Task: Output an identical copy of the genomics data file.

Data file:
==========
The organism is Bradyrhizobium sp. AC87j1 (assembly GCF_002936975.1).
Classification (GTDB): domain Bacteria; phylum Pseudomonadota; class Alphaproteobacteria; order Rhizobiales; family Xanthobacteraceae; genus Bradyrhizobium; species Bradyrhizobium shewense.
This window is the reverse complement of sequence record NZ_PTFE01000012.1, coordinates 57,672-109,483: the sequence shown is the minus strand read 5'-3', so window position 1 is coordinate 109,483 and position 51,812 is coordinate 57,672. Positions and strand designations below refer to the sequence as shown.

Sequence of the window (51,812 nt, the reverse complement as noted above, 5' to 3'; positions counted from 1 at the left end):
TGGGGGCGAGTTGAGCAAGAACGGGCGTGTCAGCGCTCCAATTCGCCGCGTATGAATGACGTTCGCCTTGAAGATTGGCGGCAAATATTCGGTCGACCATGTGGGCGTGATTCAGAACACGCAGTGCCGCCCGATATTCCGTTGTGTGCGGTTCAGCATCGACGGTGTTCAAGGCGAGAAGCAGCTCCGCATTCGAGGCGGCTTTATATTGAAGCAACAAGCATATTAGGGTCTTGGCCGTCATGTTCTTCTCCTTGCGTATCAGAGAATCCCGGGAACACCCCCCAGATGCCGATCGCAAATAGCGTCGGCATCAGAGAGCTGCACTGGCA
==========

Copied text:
The organism is Bradyrhizobium sp. AC87j1 (assembly GCF_002936975.1).
Classification (GTDB): domain Bacteria; phylum Pseudomonadota; class Alphaproteobacteria; order Rhizobiales; family Xanthobacteraceae; genus Bradyrhizobium; species Bradyrhizobium shewense.
This window is the reverse complement of sequence record NZ_PTFE01000012.1, coordinates 57,672-109,483: the sequence shown is the minus strand read 5'-3', so window position 1 is coordinate 109,483 and position 51,812 is coordinate 57,672. Positions and strand designations below refer to the sequence as shown.

Sequence of the window (51,812 nt, the reverse complement as noted above, 5' to 3'; positions counted from 1 at the left end):
TGGGGGCGAGTTGAGCAAGAACGGGCGTGTCAGCGCTCCAATTCGCCGCGTATGAATGACGTTCGCCTTGAAGATTGGCGGCAAATATTCGGTCGACCATGTGGGCGTGATTCAGAACACGCAGTGCCGCCCGATATTCCGTTGTGTGCGGTTCAGCATCGACGGTGTTCAAGGCGAGAAGCAGCTCCGCATTCGAGGCGGCTTTATATTGAAGCAACAAGCATATTAGGGTCTTGGCCGTCATGTTCTTCTCCTTGCGTATCAGAGAATCCCGGGAACACCCCCCAGATGCCGATCGCAAATAGCGTCGGCATCAGAGAGCTGCACTGGCA